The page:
River water — and stress — dropping in flood-threatened Nahanni Butte

·1 min read
Nahanni Butte, photographed on Wednesday, with the South Nahanni River running along past it on the left. The Liard River, into which the South Nahanni River connects nearby, can be seen at the top of the photo. (Liny Lamberink - image credit)
Nahanni Butte, photographed on Wednesday, with the South Nahanni River running along past it on the left. The Liard River, into which the South Nahanni River connects nearby, can be seen at the top of the photo. (Liny Lamberink - image credit)

The threat of flooding in a small N.W.T. community, perched on the bank of the South Nahanni River, is subsiding.

After watching the river swell over the past week — quickly at first, and then more slowly — people living in Nahanni Butte noticed water levels drop an inch or two on Tuesday morning.

About 24 hours later, Burton Campbell, one of the community's 93 residents, said it had gone down by eight inches.

"It calms everybody's minds," he said. "You go back to your normal days … gotta check on your cabins and see if there's anything, any damage."

Liny Lamberink/CBC
Liny Lamberink/CBC

Campbell took Raymond Vital to visit two of his cabins along the South Nahanni and Liard rivers — which connect northeast of Nahanni Butte  — to see how they'd fared on Tuesday evening. Both cabins were set high from the water's reach, and had not been damaged.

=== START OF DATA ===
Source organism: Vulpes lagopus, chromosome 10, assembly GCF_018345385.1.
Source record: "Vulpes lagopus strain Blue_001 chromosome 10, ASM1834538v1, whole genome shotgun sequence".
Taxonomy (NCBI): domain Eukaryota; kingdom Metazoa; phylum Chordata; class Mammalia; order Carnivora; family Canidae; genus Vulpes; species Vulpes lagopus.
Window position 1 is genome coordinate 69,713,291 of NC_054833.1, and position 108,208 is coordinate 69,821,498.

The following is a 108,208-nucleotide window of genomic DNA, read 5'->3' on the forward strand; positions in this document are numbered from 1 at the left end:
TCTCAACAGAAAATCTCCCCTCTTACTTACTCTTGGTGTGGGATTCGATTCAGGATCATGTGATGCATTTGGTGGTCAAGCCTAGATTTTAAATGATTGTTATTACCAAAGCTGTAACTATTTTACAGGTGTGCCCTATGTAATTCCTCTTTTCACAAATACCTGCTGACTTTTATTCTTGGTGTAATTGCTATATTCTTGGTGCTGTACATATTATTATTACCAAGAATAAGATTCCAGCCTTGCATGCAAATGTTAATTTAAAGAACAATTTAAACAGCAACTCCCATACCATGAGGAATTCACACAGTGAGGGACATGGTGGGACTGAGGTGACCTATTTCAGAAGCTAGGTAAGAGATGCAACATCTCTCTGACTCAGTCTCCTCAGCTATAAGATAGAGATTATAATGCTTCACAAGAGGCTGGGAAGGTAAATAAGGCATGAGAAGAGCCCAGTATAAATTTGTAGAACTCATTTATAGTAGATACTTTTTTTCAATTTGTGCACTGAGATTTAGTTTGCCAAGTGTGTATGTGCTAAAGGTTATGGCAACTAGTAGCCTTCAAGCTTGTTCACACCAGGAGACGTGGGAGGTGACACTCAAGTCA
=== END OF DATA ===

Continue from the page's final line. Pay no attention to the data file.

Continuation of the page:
Water started to flood over low-lying parts of the road to the dump and to the Liard River Crossing on Monday afternoon, but it never breached a road near a teacher's cabin — the point at which Nahɂą Dehé Dene Band Chief Steve Vital said an evacuation order would have been triggered.

Liny Lamberink/CBC
Liny Lamberink/CBC

Campbell said there's still more snow in the nearby mountains that needs to melt, but he's not worried about the risk of flooding anymore. Francis Betsaka, on the other hand, told CBC News he'd never been concerned.

Sitting on his ATV next to the river, 80-year-old Betsaka said he had lived in Nahanni Butte all his life and he knew the river well.

"I know it's going to be okay," he said. "It's going down for now, for the summer."

Liny Lamberink/CBC
Liny Lamberink/CBC
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